Some photos to go along would really help in determining what is going on. One question tho, what color is your cat?
    • Agree Agree x 1
  6. b_rubenstein

    b_rubenstein Mu-43 All-Pro

    Mar 20, 2012
    Melbourne, FL
    Cameras measure the reflected light coming from what you see in the viewfinder. Since different things in the scene reflect different amounts of light (appear lighter or darker), camera makers give the option of using different metering modes for calculating the best exposure.
    Now, imagine and evenly illuminated medium grey wall. All properly calibrated reflected light meters and cameras should all give the same exposure reading regardless of metering mode. Put a large white, or black square in the middle of the wall and all the cameras and meters may give different exposure readings from each other and from each metering mode.
    What the photographer has to do is figure out how a camera meters and which metering modes give the best results for different lighting conditions. Mirrorless cameras make this easier since what you see in the viewfinder is how the camera is handling the metering. The EM-10 can be configured, in the menu, to show real time over and under exposure in the viewfinder. This is done by going into the "Gears", Display settings: D, info settings, LV high light and shadows = ON. EV compensation can then used to shift the exposure to taste.
  7. gary0319

    gary0319 Mu-43 Veteran

    Nov 26, 2014
    Sarasota FL
    I kind of depends on what you mean by overexposed. Is the entire image is over exposed or if just the highlights areas are over exposed. I find that if I set the in-camera curves (Fn2) to -2,-3 on the highlights, I get better results, especially in areas here there is a wide contrast range.
  8. dancro11

    dancro11 Mu-43 Rookie

    Jun 11, 2015
    first of all thanks for your replies.

    By over exposed, i dont mean loss of detail, in fact, the images were fine. The images taken appeared to be taken during daylight hours, and not in the darkened lighting that they were.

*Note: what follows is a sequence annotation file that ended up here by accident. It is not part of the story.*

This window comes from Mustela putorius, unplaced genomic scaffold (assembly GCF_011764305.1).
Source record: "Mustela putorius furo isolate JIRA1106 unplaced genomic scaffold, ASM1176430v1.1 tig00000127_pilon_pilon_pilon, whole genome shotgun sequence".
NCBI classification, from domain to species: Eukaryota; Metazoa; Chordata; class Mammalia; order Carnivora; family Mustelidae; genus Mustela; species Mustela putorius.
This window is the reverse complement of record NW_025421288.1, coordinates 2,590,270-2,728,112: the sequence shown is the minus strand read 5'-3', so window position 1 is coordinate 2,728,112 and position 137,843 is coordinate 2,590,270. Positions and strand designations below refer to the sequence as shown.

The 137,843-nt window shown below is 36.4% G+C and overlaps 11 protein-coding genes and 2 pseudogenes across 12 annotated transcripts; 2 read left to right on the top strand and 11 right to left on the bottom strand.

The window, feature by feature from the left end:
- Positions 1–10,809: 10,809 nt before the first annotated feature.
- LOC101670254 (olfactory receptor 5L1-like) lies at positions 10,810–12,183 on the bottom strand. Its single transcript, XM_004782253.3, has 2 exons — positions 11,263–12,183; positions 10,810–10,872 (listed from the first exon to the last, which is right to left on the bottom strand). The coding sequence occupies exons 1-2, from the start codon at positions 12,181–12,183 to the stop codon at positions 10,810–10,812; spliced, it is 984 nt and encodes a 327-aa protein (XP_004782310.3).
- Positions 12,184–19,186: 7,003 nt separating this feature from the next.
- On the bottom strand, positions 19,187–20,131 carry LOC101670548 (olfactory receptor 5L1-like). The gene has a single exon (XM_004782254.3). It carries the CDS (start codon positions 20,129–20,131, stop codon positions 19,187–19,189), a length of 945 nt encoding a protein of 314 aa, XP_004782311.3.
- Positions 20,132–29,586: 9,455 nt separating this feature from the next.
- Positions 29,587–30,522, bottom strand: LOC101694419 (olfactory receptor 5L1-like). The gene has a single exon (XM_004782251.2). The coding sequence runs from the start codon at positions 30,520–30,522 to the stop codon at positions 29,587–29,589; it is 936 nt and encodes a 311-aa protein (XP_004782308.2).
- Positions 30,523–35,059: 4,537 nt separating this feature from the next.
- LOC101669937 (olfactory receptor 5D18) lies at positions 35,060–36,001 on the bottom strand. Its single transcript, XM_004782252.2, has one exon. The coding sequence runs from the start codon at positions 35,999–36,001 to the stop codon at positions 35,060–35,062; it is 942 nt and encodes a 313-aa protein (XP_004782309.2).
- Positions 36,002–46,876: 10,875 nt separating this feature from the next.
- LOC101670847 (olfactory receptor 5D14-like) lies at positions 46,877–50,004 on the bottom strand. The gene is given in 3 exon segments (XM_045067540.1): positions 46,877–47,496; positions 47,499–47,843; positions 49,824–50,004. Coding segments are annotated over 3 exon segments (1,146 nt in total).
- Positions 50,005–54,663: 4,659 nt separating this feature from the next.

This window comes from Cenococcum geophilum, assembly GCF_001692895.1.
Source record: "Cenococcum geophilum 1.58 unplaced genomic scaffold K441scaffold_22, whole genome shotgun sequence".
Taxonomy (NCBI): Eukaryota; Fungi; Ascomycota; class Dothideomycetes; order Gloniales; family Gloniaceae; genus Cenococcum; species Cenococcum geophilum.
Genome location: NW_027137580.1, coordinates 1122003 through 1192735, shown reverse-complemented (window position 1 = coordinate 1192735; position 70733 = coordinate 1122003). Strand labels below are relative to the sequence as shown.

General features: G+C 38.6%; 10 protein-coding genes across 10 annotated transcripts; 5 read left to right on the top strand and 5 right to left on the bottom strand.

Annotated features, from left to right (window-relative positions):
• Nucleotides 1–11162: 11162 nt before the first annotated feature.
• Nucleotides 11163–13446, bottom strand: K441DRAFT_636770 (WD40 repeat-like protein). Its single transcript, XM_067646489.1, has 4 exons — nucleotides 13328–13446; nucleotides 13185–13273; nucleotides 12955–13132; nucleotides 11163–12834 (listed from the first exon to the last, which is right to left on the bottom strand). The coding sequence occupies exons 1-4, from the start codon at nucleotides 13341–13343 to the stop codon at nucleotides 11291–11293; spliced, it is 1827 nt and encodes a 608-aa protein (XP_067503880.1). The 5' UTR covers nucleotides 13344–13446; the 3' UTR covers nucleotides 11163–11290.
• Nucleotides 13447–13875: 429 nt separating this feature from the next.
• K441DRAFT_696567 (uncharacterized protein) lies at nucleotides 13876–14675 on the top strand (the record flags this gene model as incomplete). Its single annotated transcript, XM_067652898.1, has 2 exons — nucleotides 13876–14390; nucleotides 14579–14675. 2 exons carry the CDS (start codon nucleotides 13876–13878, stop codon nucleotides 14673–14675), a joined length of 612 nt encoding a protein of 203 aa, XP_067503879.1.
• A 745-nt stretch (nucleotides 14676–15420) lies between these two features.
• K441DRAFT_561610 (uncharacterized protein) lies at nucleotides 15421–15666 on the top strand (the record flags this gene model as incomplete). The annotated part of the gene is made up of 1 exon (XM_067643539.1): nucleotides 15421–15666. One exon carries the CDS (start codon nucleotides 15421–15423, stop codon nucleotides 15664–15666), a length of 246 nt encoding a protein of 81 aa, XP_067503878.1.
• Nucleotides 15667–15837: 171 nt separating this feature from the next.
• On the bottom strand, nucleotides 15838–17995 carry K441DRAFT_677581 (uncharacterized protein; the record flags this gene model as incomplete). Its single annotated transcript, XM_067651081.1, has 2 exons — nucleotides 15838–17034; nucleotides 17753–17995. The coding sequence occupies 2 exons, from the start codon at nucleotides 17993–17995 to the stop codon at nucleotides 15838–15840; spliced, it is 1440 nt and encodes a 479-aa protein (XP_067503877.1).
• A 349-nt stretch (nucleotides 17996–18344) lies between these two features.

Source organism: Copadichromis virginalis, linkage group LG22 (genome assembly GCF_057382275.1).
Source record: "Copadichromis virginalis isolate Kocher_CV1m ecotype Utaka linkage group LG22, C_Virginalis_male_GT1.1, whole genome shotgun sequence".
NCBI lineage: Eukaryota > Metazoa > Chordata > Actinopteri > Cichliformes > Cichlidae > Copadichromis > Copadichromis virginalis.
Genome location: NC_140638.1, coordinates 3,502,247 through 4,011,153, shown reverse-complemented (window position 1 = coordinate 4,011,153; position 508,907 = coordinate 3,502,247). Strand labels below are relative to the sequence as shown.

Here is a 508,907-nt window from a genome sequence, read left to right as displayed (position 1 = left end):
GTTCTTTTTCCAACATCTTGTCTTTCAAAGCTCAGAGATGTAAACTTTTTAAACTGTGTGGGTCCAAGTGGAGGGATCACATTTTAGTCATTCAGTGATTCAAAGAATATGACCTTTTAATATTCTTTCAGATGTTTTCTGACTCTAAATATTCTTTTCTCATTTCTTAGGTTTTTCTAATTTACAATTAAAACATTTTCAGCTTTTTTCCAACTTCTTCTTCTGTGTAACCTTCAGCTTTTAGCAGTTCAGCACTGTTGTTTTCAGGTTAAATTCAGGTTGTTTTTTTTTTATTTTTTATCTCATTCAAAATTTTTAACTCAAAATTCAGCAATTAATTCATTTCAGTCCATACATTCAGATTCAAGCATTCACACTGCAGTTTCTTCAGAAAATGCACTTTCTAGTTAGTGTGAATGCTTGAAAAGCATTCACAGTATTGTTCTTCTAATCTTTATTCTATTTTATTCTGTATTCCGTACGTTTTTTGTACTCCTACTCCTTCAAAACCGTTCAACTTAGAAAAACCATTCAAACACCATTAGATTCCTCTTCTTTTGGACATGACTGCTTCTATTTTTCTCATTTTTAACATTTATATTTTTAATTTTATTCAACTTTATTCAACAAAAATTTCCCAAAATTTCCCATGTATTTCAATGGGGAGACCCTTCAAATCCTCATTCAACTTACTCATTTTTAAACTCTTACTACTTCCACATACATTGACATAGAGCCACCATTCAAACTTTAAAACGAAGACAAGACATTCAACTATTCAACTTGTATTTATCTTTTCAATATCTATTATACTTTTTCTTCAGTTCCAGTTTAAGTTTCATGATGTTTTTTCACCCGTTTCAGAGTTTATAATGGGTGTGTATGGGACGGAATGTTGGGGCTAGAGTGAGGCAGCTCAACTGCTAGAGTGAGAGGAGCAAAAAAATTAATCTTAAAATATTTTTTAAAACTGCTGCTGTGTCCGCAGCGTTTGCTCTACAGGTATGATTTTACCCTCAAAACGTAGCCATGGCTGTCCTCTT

I was half pressing then recomposing, so maybe the fact my cat is grey/black may have had something to do with it, especially as i was using CWM as opposed to the entire frame, and getting as close as i could to the cat.

    Coming from DSLR im not used to live view, i think to take full advantage of the camera im going to have to make a conscious effort to use it.
    I think maybe its more of a user error than a camera one and ill have to spend some time with it.
  9. Gary_Berg

    Gary_Berg Mu-43 Regular

    May 27, 2012
    I would indeed expect what you experienced. The camera was trying to make the cat 18% gray, but since the cat was darker than that it added extra light.

    The Olympus bodies have an option in metering to expose for highlights or shadows. I'd try the shadow metering on the cat.
  10. Dragos101

    Dragos101 Mu-43 Regular

    May 1, 2015
    Bucharest, Romania
    Real Name:
    First of all, the picture you were probably trying to take is a low key shot - one where the "average" is supposed to be lower than 18% grey. The camera generally can't know that and that's exactly where you need to use the exposure compensation.
    Second, using center weighted might not be the best mode depending on what's in the center of the image. If the center is a dar spot than the camera will bump the exposure because it's trying to bring that to 18% gray. In that case you would've been better off with the matrix exposure which would've average the exposure better. If the center is a lighter spot than the camera would bring the exposure down trying to bring it to 18% gray.
    There are also some other metering modes as explained, but in general, since the biggest advantage of mirrorless is the WYSIWYG EVF, I find that matrix with EV compensation is the easiest and most reliable mode. You can always adjust the overall mood of the pic with just o couple of wheel turns and you're always in control.